23 Jun 2023 10:33

IFC to raise trade financing for Ukraine by $100 mln, to guarantee Ukrainian banks' new loans for $200 mln

MOSCOW. June 23 (Interfax) - British International Investment (BII), the U.S. International Development Finance Corporation (DFC) and the Multilateral Investment Guarantee Agency (MIGA) will risk-share the International Finance Corporation's (IFC) trade finance exposure, thus increasing the capacity of the IFC's Global Trade Finance Program in Ukraine from $200 million to almost $300 million.

"With this support, IFC and its partners will be in a position to facilitate as much as $1 billion of imports and exports over the next three years," Ukrainian media said, citing an IFC statement following the Ukraine Recovery Conference in London.

BII and DFC intend to provide $25 million and $50 million, respectively, to support trade flows of critical goods, including food. In addition, MIGA has approved $20 million to support trade finance guarantees, the statement said.

Furthermore, IFC and the European Commission have announced a partnership aimed at de-risking and enabling up to 200 million euros in financing from Ukraine's financial institutions to small businesses, with a focus on agribusiness and women-owned enterprises.

IFC and the European Commission are also joining with the Kremenchuk City Council to help renovate municipal buildings to accommodate hundreds of internally displaced people. IFC will channel part of the EU funds in grants, helping the city cover the costs of building renovations and provide temporary accommodation to displaced people, it said.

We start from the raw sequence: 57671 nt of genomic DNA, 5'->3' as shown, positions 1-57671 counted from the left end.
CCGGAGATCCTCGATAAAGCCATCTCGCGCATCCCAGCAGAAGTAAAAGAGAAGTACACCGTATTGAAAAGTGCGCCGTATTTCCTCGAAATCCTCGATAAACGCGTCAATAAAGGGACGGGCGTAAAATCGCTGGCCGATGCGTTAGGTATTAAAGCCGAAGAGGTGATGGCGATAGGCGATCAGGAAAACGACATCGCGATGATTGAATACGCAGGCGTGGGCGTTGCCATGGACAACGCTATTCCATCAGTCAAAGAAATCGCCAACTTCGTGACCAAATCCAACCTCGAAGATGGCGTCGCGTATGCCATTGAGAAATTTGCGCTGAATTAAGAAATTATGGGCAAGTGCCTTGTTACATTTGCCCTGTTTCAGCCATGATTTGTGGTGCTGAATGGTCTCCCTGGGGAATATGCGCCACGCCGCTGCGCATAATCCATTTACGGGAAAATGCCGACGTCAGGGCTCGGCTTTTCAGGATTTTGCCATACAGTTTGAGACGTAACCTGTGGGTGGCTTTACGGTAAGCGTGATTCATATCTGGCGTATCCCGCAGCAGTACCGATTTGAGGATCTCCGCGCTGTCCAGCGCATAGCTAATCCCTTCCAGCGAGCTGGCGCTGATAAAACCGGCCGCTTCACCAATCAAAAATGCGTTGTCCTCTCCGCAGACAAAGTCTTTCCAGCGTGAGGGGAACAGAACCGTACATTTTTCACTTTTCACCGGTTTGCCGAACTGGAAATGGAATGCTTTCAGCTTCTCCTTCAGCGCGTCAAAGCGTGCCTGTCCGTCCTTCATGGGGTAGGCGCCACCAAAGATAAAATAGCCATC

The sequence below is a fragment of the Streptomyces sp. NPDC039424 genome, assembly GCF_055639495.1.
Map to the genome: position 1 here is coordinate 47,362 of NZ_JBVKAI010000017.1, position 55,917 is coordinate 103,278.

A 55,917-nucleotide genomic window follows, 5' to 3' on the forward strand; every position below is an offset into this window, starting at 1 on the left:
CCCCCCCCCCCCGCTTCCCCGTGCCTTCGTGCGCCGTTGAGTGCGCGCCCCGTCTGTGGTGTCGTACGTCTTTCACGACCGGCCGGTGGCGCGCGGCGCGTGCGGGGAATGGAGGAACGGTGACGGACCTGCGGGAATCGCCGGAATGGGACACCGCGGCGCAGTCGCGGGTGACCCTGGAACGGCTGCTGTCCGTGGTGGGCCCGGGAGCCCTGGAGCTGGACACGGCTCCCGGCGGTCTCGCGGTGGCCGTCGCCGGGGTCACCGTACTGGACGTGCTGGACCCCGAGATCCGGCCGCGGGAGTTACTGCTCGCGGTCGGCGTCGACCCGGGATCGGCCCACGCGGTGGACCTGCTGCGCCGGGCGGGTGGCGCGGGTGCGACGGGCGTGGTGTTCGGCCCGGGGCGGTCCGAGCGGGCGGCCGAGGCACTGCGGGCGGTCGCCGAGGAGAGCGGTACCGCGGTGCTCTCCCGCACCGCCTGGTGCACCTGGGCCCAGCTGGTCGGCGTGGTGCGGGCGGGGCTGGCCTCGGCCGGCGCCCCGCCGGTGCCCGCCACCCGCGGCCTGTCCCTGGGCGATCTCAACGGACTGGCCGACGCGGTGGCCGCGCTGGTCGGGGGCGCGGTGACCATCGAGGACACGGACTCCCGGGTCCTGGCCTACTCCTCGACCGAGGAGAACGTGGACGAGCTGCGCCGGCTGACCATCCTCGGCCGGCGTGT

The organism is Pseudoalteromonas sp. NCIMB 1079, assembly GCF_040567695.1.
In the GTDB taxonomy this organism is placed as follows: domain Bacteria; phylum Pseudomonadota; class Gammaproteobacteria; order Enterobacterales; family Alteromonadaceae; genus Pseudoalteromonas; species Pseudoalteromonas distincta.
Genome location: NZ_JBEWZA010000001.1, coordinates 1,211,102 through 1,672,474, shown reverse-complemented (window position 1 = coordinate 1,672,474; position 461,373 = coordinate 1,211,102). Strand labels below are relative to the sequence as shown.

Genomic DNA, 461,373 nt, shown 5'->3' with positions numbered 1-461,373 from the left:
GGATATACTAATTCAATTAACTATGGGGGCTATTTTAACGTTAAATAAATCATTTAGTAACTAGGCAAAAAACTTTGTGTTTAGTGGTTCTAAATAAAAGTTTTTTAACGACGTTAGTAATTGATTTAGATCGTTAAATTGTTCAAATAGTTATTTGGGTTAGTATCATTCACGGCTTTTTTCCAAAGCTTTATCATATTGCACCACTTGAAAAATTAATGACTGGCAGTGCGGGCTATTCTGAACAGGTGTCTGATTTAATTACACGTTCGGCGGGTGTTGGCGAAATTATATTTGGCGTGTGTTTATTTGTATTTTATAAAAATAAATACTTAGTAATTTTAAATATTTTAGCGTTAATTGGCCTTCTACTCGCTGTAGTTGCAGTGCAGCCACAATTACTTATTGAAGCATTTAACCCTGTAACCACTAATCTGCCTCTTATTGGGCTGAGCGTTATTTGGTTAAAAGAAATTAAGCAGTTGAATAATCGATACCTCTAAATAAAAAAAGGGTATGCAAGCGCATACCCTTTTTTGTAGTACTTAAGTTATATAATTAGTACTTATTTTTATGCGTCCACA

The agreements also mark the first financial contributions from the United Kingdom and the United States to the program, IFC said. IFC's $2 billion Economic Resilience Action (ERA) program, launched in December 2022, includes financing from IFC's own account alongside guarantees, concessional loans and grants from donor governments.

Ukraine's private sector, the share of which in the country's GDP reached 60-70% in 2021, could cover at least $140 billion of the country's reconstruction costs over the next ten years, which stands at one-third of all reconstruction needs according to the Rapid Damage and Needs Assessment, IFC said.

"Ukraine's reconstruction will cost far more than the government and donors can muster alone. The private sector can play a key role in this. Ukrainian businesses are also desperately short of financing and need immediate help to ensure the economy stays afloat," IFC's Managing Director Makhtar Diop said.

Since February 2022, IFC has disbursed $264 million to private companies and financial institutions, including $179 million under IFC's Global Trade Finance Program, IFC said.